The Java Course provides a general introduction to programming in Java. It is based on A.B. Downey's book, How to Think Like a Computer Scientist. Click here for details.


One of the things loops are good for is generating and printing tabular data. For example, before computers were readily available, people had to calculate logarithms, sines and cosines, and other common mathematical functions by hand.

To make that easier, there were books containing long tables where you could find the values of various functions. Creating these tables was slow and boring, and the result tended to be full of errors.

When computers appeared on the scene, one of the initial reactions was, "This is great! We can use the computers to generate the tables, so there will be no errors." That turned out to be true (mostly), but shortsighted. Soon thereafter computers (and calculators) were so pervasive that the tables became obsolete.

Well, almost. It turns out that for some operations, computers use tables of values to get an approximate answer, and then perform computations to improve the approximation. In some cases, there have been errors in the underlying tables, most famously in the table the original Intel Pentium used to perform floating-point division.

Although a "log table" is not as useful as it once was, it still makes a good example of iteration. The following program prints a sequence of values in the left column and their logarithms in the right column:

    double x = 1.0;
    while (x < 10.0) {
      System.out.println (x + "   " + Math.log(x));
      x = x + 1.0;

The output of this program is

1.0   0.0
2.0   0.6931471805599453
3.0   1.0986122886681098
4.0   1.3862943611198906
5.0   1.6094379124341003
6.0   1.791759469228055
7.0   1.9459101490553132
8.0   2.0794415416798357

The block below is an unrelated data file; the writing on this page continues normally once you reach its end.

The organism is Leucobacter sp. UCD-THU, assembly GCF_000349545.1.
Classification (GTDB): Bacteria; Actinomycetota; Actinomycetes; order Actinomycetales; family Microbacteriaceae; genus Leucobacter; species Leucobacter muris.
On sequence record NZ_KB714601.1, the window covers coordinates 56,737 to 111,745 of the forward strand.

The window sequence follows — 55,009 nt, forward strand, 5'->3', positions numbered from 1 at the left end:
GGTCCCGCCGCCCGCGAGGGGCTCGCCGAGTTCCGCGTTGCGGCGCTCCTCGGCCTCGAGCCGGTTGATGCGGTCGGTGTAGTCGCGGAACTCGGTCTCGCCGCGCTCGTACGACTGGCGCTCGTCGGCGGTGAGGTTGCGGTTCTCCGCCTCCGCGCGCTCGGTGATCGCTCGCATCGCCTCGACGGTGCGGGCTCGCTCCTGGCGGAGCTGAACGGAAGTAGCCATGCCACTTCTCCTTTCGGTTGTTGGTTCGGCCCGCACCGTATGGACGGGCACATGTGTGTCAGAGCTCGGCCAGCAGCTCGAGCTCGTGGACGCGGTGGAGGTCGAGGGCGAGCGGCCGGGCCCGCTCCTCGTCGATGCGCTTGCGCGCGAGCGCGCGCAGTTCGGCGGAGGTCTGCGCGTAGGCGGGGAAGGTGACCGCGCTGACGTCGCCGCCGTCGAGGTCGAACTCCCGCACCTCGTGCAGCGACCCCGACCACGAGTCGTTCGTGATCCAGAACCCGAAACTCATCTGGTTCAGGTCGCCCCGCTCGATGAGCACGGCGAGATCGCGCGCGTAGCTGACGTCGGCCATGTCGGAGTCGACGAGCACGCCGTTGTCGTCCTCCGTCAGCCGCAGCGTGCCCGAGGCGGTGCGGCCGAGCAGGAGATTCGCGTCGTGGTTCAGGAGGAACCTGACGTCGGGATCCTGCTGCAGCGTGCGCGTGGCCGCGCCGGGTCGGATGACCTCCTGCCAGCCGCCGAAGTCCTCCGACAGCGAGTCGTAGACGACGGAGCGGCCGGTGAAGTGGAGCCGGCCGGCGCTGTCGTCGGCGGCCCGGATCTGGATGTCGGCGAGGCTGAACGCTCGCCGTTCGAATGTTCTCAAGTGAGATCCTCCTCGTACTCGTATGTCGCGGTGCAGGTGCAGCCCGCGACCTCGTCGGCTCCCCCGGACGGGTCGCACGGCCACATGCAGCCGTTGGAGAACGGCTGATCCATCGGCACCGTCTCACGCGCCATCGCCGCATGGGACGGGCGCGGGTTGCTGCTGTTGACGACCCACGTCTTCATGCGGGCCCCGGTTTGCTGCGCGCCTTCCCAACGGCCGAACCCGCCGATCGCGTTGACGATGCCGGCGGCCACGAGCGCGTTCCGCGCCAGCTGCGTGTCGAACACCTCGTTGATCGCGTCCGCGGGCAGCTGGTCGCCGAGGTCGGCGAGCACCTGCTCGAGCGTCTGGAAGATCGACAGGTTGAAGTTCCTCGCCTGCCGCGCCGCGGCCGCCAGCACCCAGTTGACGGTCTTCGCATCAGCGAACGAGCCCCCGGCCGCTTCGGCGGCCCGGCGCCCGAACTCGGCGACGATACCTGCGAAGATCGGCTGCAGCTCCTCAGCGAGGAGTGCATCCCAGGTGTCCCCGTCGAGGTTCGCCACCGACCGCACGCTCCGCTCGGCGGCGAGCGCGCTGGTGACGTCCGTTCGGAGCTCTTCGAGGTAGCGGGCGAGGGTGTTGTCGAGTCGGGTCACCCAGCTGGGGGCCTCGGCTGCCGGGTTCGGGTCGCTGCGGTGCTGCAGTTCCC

9.0   2.1972245773362196

Looking at these values, can you tell what base the log function uses by default?

Since powers of two are so important in computer science, we often want to find logarithms with respect to base 2. To find that, we have to use the following formula:

log2 x = (loge x)/(loge 2)

Changing the print statement to

      System.out.println (x + "   " + Math.log(x) / Math.log(2.0));


1.0   0.0
2.0   1.0
3.0   1.5849625007211563
4.0   2.0
5.0   2.321928094887362
6.0   2.584962500721156
7.0   2.807354922057604
8.0   3.0
9.0   3.1699250014423126

We can see that 1, 2, 4 and 8 are powers of two, because their logarithms base 2 are round numbers. If we wanted to find the logarithms of other powers of two, we could modify the program like this:

    double x = 1.0;
    while (x < 100.0) {
      System.out.println (x + "   " + Math.log(x) / Math.log(2.0));
      x = x * 2.0;

Now instead of adding something to x each time through the loop, which yields an arithmetic sequence, we multiply x by something, yielding a geometric sequence. The result is:

1.0   0.0
2.0   1.0
4.0   2.0
8.0   3.0
16.0   4.0
32.0   5.0
64.0   6.0

Log tables may not be useful any more, but for computer scientists, knowing the powers of two is! Some time when you have an idle moment, you should memorize the powers of two up to 65536 (that's 216).

Last Update: 2011-01-24